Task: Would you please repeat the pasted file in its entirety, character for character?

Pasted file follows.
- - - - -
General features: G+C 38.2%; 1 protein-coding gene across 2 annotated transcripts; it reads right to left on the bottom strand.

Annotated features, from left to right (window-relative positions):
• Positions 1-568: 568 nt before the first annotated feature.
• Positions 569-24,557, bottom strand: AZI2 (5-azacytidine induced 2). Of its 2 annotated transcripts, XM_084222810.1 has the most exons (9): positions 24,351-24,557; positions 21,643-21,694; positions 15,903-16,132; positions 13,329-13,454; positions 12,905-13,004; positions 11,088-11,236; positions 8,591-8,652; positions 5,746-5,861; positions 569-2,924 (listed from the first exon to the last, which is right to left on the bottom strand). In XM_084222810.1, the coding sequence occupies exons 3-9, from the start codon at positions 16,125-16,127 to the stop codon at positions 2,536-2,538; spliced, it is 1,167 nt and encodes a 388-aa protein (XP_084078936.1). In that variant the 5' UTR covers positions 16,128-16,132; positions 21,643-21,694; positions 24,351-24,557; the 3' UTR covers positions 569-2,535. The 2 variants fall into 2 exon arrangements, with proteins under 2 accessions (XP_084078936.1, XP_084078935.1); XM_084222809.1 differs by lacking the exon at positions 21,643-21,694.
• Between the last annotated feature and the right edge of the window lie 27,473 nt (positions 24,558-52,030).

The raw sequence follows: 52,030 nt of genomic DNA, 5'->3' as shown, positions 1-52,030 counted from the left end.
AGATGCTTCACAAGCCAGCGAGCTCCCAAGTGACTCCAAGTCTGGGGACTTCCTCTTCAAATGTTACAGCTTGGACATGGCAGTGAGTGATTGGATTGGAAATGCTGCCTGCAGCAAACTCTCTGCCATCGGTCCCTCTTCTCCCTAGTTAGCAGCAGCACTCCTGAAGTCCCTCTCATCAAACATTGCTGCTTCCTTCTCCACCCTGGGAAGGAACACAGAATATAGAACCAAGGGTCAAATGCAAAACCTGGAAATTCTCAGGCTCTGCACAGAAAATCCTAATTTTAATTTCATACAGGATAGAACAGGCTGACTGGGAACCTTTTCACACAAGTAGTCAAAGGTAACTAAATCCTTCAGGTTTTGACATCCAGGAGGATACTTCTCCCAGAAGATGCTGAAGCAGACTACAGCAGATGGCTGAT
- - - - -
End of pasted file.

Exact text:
General features: G+C 38.2%; 1 protein-coding gene across 2 annotated transcripts; it reads right to left on the bottom strand.

Annotated features, from left to right (window-relative positions):
• Positions 1-568: 568 nt before the first annotated feature.
• Positions 569-24,557, bottom strand: AZI2 (5-azacytidine induced 2). Of its 2 annotated transcripts, XM_084222810.1 has the most exons (9): positions 24,351-24,557; positions 21,643-21,694; positions 15,903-16,132; positions 13,329-13,454; positions 12,905-13,004; positions 11,088-11,236; positions 8,591-8,652; positions 5,746-5,861; positions 569-2,924 (listed from the first exon to the last, which is right to left on the bottom strand). In XM_084222810.1, the coding sequence occupies exons 3-9, from the start codon at positions 16,125-16,127 to the stop codon at positions 2,536-2,538; spliced, it is 1,167 nt and encodes a 388-aa protein (XP_084078936.1). In that variant the 5' UTR covers positions 16,128-16,132; positions 21,643-21,694; positions 24,351-24,557; the 3' UTR covers positions 569-2,535. The 2 variants fall into 2 exon arrangements, with proteins under 2 accessions (XP_084078936.1, XP_084078935.1); XM_084222809.1 differs by lacking the exon at positions 21,643-21,694.
• Between the last annotated feature and the right edge of the window lie 27,473 nt (positions 24,558-52,030).

The raw sequence follows: 52,030 nt of genomic DNA, 5'->3' as shown, positions 1-52,030 counted from the left end.
AGATGCTTCACAAGCCAGCGAGCTCCCAAGTGACTCCAAGTCTGGGGACTTCCTCTTCAAATGTTACAGCTTGGACATGGCAGTGAGTGATTGGATTGGAAATGCTGCCTGCAGCAAACTCTCTGCCATCGGTCCCTCTTCTCCCTAGTTAGCAGCAGCACTCCTGAAGTCCCTCTCATCAAACATTGCTGCTTCCTTCTCCACCCTGGGAAGGAACACAGAATATAGAACCAAGGGTCAAATGCAAAACCTGGAAATTCTCAGGCTCTGCACAGAAAATCCTAATTTTAATTTCATACAGGATAGAACAGGCTGACTGGGAACCTTTTCACACAAGTAGTCAAAGGTAACTAAATCCTTCAGGTTTTGACATCCAGGAGGATACTTCTCCCAGAAGATGCTGAAGCAGACTACAGCAGATGGCTGAT